Designed for 70%

I’ve been sick.  Hacking, coughing, suffering mightily with bronchitis and staying very close to my bed.  A bottle of water nearby along with tissues at the ready, faithful service dog alongside me, I was set except for one tiny thing: a thermometer.

Why don’t I have a thermometer?  I do, in fact I have two thermometers.  Two almost new electronic thermometers reside in my medicine cupboard.  I bought the first one but soon it seemed not to work anymore so off I went to buy a second.  Funny, that one didn’t work either.  Then one day I became ill and tried in vain to take my temperature.

When my husband came home I told him the thermometer was broken.  He looked at it and said, “Let’s try it again.”  Sure enough, it worked for him.

So what was the problem?  Why did it not work for me but work for him?  The signal on the thermometer is a high frequency beeping sound.  It is a very high frequency sound that is outside my hearing range.  It is outside the hearing range of most people with high frequency hearing loss, the most common form of sensorineural hearing loss.

All this means these newer thermometers cannot be used by almost 35% of the population.

Do companies stop to think, “How can we design and sell a product that cannot be used by 30% of the market?”  I can’t imagine they do.  Yet neither do they stop to think “How can we design a product that can truly be used by almost everyone out there in the market?”

A friend who is visually impaired recently built a new house and installed a security system.  When the installer came out he instructed her to make sure the system was activated by looking at the screen.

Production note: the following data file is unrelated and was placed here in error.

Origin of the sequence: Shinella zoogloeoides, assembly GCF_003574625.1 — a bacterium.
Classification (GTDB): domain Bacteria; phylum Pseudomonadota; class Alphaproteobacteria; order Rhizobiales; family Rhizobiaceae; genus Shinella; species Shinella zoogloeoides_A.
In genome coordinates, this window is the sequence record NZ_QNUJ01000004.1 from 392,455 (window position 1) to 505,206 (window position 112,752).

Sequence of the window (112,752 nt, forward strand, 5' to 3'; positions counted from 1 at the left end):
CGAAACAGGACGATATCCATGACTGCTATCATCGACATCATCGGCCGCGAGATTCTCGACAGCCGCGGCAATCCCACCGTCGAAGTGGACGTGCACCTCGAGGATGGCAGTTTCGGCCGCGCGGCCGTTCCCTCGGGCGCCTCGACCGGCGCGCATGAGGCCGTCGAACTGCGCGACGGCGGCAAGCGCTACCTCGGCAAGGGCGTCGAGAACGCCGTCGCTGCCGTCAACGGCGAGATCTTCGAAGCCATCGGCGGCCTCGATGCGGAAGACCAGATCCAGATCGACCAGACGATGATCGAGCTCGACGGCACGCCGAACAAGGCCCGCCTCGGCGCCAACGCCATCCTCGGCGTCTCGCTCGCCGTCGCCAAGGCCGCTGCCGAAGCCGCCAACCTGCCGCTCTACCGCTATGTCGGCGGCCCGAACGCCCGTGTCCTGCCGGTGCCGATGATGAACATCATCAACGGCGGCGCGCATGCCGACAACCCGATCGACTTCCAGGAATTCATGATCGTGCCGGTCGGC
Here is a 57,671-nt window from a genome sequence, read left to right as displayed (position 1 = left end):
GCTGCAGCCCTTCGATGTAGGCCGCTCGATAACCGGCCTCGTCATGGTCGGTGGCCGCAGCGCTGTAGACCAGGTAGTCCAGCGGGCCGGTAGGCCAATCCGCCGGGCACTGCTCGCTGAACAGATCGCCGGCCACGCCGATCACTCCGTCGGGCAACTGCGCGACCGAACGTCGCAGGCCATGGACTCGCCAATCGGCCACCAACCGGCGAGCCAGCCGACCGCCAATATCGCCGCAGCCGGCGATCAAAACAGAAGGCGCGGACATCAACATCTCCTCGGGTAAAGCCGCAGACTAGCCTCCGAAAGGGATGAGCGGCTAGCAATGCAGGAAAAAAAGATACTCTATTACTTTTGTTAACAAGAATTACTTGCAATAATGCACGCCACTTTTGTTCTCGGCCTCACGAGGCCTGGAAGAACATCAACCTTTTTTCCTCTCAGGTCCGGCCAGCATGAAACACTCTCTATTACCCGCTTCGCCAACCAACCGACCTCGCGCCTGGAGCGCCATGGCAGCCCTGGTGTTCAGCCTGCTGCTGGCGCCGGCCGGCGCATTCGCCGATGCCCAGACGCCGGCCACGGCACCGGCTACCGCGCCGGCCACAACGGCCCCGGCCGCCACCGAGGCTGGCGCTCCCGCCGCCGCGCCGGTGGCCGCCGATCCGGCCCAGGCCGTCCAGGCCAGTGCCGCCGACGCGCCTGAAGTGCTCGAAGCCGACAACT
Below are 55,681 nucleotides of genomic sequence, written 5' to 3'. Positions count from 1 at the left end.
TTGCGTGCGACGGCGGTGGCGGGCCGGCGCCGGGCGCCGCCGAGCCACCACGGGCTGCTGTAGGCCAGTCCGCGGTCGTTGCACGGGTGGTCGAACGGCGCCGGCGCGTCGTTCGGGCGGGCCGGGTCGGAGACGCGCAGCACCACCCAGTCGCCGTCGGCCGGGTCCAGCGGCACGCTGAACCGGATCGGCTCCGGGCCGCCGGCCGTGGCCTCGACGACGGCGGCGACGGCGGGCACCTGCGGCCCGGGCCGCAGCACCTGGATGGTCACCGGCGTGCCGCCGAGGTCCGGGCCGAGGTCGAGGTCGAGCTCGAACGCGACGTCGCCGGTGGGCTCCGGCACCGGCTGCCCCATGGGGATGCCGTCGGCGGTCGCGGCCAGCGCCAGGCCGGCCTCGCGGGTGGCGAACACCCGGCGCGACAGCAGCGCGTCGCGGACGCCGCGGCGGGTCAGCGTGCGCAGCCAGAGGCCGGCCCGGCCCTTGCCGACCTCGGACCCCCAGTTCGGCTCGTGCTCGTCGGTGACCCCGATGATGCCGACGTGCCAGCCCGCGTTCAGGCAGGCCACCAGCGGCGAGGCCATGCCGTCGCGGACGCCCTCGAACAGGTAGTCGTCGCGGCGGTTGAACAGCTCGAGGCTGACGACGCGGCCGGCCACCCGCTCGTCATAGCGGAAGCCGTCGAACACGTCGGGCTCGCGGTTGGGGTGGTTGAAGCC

“But I can’t see the screen,” she told him. “Isn’t there a system that is designed for people who are blind or who have low vision?”

The answer, of course, was no.

Then there are smoke detectors.  The standard smoke detector relies on a high pitched beeping sound to alert people of danger.  This beep is supposed to be able to wake sleeping people in the middle of the night.  It does, or at least it does for some people.

Yet people who are Deaf or Hard of Hearing, again 30% of the population give or take, are excluded by virtue of being unable to hear the beep.  Those who can afford to do so must purchase add on devices that flash lights or shake their beds to awaken them.

But wait, we’re not done.  Studies conducted over the past 10 years have shown that the traditional smoke alarm’s high pitched beeping frequently fails to awaken sleeping children.  It seems that just like people who have hearing loss, children are not awakened by the high frequency tone.  They respond much better to an alert that is verbal.  So now there are smoke detectors that come with verbal alerts.

Why don’t manufacturers create a new, standard smoke detector that combines the verbal alert with a low pitched beep?  With one device they could let a much larger segment of the population know of potential danger.

More and more people in this country have at least one disability.  Isn’t it time manufacturers start designing things with that in mind?

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